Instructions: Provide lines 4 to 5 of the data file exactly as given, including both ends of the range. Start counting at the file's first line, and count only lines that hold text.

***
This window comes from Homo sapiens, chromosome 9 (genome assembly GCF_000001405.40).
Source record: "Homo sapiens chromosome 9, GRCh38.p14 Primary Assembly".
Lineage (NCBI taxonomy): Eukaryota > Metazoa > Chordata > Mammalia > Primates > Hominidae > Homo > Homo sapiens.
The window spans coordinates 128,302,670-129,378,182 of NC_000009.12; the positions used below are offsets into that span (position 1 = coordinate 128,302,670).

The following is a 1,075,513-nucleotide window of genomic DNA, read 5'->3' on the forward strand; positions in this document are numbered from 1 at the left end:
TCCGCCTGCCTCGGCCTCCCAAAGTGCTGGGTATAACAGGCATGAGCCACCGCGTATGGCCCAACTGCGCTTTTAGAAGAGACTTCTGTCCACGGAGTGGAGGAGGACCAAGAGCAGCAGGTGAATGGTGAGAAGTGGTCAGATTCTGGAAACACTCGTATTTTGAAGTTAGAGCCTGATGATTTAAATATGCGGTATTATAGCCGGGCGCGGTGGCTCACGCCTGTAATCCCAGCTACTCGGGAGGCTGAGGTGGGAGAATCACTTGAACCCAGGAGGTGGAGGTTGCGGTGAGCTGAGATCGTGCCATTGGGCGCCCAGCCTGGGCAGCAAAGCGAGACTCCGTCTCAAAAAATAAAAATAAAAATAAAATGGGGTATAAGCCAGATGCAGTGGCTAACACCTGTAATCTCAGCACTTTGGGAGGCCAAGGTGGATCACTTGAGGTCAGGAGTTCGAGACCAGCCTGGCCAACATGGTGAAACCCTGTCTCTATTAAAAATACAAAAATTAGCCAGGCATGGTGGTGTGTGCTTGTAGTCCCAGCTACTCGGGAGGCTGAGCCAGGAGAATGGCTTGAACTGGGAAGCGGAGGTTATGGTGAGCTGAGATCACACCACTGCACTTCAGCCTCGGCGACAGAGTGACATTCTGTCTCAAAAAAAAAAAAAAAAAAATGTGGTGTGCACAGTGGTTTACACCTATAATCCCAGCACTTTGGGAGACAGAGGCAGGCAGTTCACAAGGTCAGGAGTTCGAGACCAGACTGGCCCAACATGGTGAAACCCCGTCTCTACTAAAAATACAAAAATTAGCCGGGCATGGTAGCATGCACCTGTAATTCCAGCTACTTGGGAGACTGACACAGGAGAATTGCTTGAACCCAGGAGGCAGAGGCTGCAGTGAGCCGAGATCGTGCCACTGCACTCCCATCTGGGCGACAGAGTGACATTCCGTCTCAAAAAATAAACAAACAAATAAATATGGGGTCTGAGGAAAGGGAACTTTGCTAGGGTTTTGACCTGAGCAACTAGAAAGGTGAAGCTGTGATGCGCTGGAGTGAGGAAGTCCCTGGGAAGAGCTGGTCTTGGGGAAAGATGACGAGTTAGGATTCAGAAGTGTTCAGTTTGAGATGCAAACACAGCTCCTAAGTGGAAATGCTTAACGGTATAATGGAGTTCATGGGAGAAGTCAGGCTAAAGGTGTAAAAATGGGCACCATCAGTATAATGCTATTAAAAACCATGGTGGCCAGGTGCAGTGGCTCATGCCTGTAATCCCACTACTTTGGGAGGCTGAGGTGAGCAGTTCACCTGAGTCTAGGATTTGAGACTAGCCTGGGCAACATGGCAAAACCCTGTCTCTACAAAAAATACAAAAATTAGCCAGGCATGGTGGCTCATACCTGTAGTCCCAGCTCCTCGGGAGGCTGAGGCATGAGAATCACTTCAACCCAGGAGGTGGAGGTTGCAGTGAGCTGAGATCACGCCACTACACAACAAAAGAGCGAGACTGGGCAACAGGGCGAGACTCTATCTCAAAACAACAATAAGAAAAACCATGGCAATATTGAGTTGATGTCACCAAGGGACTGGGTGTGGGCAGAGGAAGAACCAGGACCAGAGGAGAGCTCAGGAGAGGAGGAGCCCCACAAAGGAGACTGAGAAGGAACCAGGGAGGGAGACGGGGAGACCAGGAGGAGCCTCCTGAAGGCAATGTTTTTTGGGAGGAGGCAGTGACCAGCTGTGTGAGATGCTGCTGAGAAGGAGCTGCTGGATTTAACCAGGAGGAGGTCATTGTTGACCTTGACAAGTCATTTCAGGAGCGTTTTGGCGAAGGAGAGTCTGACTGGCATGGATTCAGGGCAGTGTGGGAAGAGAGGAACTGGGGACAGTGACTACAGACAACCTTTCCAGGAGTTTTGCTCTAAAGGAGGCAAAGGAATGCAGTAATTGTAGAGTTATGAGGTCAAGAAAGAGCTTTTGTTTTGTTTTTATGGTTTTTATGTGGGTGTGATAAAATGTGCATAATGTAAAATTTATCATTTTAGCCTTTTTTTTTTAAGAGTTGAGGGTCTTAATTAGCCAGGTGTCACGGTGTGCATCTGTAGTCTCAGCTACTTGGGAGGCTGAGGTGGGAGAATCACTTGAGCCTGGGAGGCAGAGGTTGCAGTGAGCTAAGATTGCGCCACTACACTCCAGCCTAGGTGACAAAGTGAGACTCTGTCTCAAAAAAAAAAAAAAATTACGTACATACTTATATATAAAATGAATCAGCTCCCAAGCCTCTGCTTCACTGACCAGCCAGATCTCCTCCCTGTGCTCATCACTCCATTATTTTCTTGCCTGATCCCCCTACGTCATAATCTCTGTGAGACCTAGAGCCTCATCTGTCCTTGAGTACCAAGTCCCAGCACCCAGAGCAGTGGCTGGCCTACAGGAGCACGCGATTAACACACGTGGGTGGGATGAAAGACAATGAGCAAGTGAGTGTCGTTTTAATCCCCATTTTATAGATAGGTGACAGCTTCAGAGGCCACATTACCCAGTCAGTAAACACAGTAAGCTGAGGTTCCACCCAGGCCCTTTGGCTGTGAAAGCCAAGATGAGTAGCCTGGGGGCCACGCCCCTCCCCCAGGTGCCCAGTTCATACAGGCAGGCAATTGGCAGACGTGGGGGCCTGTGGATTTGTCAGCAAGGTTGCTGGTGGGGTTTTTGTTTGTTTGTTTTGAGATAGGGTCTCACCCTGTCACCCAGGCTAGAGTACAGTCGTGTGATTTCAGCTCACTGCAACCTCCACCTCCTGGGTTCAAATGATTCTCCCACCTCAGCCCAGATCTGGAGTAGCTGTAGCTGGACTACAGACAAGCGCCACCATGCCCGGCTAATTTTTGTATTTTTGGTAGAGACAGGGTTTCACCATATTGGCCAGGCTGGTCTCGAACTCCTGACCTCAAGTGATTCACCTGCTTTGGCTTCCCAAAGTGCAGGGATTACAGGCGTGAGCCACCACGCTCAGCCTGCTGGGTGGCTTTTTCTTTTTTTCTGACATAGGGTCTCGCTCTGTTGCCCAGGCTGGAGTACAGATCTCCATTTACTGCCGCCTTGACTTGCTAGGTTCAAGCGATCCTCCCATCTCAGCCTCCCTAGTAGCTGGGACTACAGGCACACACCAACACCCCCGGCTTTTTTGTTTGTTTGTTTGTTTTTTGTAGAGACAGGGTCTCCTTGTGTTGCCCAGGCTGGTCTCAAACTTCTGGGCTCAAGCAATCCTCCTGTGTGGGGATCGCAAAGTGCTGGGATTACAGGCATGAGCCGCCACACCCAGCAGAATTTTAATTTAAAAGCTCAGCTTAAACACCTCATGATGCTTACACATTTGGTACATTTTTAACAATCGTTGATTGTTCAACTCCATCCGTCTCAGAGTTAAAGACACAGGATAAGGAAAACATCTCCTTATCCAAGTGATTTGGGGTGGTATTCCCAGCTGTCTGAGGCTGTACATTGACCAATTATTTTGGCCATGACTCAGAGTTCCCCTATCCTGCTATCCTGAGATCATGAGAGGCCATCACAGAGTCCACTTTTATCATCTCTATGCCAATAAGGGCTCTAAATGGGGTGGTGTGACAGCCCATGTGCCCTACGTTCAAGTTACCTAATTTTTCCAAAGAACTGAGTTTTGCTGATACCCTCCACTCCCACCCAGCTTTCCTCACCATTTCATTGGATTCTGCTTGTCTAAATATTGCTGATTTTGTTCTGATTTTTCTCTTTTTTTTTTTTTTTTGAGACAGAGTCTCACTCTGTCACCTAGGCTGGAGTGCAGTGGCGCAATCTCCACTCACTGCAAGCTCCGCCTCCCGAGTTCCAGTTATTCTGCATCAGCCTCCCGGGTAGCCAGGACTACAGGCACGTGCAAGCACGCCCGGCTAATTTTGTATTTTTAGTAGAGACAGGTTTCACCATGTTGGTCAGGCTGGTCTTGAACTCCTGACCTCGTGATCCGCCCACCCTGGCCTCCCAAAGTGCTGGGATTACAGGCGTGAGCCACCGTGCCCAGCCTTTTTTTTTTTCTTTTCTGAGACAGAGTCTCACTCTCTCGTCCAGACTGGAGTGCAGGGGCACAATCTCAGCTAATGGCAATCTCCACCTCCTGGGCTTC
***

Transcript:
The window spans coordinates 128,302,670-129,378,182 of NC_000009.12; the positions used below are offsets into that span (position 1 = coordinate 128,302,670).

The following is a 1,075,513-nucleotide window of genomic DNA, read 5'->3' on the forward strand; positions in this document are numbered from 1 at the left end: